You know that picture you often paint for life insurance prospects? The one of the grieving spouse trying to make ends meet after an unexpected death?
You might as well be talking about Monica Jones. After her husband — who didn’t own life insurance — passed away suddenly in 2000, she found herself struggling to pay the bills and care for their pre-teen daughter on her school teacher salary.
So Jones, armed with her newfound awareness of the importance of life insurance, became a producer. A really, really good producer.
As a life insurance and annuities specialist with the Automobile Club of Southern California, Jones, who lives in Chula Vista, Calif., has amassed more than 1,000 clients and writes about 250 policies each year. She’s a regular in AAA’s top-producer Diamond Club and an 8-year MDRT member. She has also picked up loads of awards along the way, including the 2012 Woman of the Year award from the Women in Insurance & Financial Services (WIFS) last fall.
What’s her secret? Jones has superior teaching skills, a knack for paying attention to details and a work ethic to rival the Energizer Bunny. But what really drives her, she says, is her passion for this business.
“If my husband had been insured correctly, our lives would have gone on normally,” she says. “So I get to go home every night knowing that families are going to be protected. And that’s a powerful feeling.”
An unexpected career change
Jones couldn’t have imagined herself as a successful insurance agent just a few years ago. A high school teacher for 18 years, she planned to continue teaching indefinitely — until her husband of 20 years suffered a fatal heart attack. He was just 52. “It was shocking,” Jones says. “That changed my entire life.”
Not only had her husband not owned life insurance, he’d been a business consultant, which meant he charged clients part of his fee upfront and the other part once his work was completed. His clients, of course, wanted the money they’d paid for unfinished work — money that had already been spent — back from Jones and her 13-year-old daughter.
Faced with bills and single parenthood, Jones knew teaching wasn’t a realistic career option for her anymore. “It’s one of those professions where the pay … it’s ridiculous,” she says. “And if my daughter got sick or something happened, I couldn’t just leave the class, like, ‘Bye, see you.’ It was a tough situation, so I needed to make a change.”
A career in insurance offered both the high-income potential and the flexible schedule Jones needed. “In this career, when you work hard and you work smart, you make money,” she says. It also allowed her to keep educating the community, albeit in a different way. “I spend a lot of time educating clients, going over all the details,” she says. “It’s like teaching all over again.”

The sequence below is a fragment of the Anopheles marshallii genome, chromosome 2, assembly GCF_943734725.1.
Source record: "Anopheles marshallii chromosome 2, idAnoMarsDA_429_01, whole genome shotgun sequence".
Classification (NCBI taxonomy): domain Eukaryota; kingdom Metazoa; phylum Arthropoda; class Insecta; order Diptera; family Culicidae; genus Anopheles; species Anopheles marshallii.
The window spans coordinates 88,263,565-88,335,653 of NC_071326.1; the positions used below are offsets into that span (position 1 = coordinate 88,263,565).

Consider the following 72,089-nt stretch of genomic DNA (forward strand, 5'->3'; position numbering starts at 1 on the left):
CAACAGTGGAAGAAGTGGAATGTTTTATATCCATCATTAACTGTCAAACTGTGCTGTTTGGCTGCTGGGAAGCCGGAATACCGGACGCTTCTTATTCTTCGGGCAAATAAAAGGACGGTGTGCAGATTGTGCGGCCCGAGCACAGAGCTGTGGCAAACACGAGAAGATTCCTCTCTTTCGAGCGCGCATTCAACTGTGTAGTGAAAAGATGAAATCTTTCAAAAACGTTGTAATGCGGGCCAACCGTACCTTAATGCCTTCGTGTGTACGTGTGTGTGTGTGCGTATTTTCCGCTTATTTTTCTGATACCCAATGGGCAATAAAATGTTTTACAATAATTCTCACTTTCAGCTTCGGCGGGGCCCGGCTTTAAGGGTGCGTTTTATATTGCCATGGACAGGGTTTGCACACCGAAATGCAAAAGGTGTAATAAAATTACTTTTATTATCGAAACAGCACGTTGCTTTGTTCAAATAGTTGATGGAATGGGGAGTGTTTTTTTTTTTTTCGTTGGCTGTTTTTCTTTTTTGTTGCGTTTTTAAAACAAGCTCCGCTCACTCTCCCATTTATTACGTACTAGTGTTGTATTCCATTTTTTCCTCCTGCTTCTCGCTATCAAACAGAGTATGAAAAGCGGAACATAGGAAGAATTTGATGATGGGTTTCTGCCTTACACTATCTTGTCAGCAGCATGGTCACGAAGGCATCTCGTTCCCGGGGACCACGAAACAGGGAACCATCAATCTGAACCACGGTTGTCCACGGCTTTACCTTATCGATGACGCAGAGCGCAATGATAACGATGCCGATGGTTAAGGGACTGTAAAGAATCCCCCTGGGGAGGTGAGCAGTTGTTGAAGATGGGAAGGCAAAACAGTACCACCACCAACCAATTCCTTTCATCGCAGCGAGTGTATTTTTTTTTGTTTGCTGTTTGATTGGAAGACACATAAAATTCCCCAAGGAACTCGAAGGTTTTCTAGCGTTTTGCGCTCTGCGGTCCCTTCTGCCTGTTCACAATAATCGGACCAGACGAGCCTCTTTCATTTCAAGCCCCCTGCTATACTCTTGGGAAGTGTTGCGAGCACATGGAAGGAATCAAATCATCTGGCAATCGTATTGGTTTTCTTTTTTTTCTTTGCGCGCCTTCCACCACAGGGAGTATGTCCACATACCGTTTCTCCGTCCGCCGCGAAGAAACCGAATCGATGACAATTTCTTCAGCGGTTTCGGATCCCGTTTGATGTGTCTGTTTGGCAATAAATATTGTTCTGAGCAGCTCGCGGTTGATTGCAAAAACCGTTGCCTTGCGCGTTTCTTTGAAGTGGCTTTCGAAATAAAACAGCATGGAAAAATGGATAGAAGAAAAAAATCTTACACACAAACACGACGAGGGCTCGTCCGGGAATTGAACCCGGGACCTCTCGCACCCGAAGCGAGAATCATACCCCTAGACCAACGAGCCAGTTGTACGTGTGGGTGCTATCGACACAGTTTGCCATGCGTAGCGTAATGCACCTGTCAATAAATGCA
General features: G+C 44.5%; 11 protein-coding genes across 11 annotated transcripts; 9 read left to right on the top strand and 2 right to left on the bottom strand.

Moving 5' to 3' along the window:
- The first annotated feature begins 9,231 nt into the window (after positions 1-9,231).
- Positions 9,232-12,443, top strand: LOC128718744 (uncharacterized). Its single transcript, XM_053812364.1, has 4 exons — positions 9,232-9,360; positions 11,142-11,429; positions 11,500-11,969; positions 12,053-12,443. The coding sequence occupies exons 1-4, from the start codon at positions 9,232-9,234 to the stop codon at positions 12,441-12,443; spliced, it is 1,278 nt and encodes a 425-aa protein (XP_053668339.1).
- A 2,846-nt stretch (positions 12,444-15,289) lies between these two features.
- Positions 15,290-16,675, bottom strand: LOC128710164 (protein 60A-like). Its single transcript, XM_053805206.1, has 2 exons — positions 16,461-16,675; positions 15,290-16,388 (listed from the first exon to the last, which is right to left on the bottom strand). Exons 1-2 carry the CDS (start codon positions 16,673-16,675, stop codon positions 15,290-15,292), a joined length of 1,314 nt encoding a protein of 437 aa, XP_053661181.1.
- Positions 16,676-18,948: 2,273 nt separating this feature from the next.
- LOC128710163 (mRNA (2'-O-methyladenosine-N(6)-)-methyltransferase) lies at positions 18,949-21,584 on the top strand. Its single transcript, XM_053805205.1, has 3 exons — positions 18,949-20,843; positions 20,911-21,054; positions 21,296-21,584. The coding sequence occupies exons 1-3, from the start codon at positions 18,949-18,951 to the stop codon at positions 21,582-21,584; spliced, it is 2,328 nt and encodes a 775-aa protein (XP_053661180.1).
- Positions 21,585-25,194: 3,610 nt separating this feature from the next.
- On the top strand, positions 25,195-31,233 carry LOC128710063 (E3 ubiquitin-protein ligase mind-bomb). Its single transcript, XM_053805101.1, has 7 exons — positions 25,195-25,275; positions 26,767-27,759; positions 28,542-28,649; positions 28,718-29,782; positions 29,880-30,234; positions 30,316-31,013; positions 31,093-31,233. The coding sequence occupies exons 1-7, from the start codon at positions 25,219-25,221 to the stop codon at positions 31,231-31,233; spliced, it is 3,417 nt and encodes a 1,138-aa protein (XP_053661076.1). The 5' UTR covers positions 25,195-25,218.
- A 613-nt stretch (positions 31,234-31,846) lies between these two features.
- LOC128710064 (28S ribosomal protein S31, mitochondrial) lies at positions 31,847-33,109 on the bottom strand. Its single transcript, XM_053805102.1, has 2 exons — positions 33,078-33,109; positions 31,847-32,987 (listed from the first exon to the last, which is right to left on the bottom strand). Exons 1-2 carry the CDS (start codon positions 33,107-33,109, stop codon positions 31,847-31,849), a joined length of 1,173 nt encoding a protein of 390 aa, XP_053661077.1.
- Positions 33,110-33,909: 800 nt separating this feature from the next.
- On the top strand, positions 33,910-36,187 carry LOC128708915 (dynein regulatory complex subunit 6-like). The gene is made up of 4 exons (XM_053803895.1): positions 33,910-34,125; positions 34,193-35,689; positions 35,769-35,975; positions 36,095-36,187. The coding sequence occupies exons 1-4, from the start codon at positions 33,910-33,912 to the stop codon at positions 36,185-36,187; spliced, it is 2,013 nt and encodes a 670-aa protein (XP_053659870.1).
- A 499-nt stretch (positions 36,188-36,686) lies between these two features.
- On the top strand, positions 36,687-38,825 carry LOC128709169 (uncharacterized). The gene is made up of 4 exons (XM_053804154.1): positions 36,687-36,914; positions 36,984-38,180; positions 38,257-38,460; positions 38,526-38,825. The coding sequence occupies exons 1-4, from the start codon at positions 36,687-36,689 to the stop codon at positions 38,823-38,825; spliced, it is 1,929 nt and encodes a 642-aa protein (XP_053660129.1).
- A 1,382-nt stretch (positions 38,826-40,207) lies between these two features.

As an agent with AAA, Jones serves both the organization’s members and non-members, which means clients of all varieties. She says she doesn’t favor one product over any other when working with a client. “I make clients; I don’t make sales,” she says. “It’s a big difference.”
Instead, she spends a lot of time asking about clients’ everyday worries and darkest fears. “I use a lot of fact finders, ask them questions,” Jones says. “There are a lot of good products out there, but it’s all based on their needs. What are their fears? What are the problems they need solved? That’s what I figure out. More than anything, I want them to know that they can sleep at night.”
Jones likes to tell her clients that their plans, like a fancy car or an expensive suit, are custom-built. “That’s what I want them to leave my office knowing,” she says. “That, whatever we did, it was specially designed for them.”
A woman’s touch
Jones’ focus on personalization is a major part of what makes her stand out in this field. After she sets her clients up with their custom plans, she stays in touch with them by sending handwritten, snail-mailed cards — often with stickers and magnetic calendars inside — throughout the year.
With more than 1,000 clients getting about three to four cards annually, it’s a big task. But Jones, who gets the bulk of her new business via referrals from her existing clients, says it’s well worth the effort. “You open it, and people say, ‘Oh, this card’s for me!’” she says. “People like it; they call me all the time to say thank you.”
It’s a big contrast to mass emails, Jones says, which is why she doesn’t use them. “When I get those, I know how much work went into them,” she says. “They just took a bunch of email addresses, pasted them into the BCC line and hit send. That’s not personalized.”